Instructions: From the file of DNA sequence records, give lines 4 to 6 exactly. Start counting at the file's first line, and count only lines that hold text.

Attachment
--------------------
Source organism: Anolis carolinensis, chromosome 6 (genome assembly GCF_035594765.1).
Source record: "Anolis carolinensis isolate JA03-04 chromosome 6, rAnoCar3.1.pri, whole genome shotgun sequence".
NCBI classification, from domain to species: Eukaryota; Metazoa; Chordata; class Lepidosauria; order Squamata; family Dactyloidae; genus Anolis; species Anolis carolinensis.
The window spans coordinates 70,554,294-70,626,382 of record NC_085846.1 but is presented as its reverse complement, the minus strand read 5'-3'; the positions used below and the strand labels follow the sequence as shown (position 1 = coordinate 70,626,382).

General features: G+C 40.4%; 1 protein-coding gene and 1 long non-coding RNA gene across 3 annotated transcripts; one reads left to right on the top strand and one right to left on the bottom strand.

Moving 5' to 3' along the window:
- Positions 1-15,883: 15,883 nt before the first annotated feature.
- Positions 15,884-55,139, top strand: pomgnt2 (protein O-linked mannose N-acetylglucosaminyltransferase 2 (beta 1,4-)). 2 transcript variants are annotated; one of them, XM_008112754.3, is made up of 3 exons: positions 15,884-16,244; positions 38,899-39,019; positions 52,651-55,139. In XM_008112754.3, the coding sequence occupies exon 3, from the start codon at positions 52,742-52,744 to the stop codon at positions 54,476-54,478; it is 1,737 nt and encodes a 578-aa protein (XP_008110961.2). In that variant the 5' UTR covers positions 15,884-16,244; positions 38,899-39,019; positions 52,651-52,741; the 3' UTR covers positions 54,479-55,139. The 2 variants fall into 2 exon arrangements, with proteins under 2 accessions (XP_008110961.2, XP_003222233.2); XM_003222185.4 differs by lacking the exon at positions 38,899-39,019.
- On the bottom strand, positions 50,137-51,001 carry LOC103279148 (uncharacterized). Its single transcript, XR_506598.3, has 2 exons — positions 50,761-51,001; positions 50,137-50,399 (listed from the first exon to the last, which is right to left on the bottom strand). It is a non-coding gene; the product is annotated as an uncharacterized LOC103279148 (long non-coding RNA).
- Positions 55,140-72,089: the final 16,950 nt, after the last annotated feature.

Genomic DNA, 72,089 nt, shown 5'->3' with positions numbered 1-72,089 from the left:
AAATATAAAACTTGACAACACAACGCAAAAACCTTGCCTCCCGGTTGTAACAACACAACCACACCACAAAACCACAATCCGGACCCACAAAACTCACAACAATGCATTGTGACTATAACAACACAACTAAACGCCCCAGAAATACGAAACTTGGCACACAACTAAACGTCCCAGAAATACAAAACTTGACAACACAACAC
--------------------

The window spans coordinates 70,554,294-70,626,382 of record NC_085846.1 but is presented as its reverse complement, the minus strand read 5'-3'; the positions used below and the strand labels follow the sequence as shown (position 1 = coordinate 70,626,382).

General features: G+C 40.4%; 1 protein-coding gene and 1 long non-coding RNA gene across 3 annotated transcripts; one reads left to right on the top strand and one right to left on the bottom strand.

Moving 5' to 3' along the window: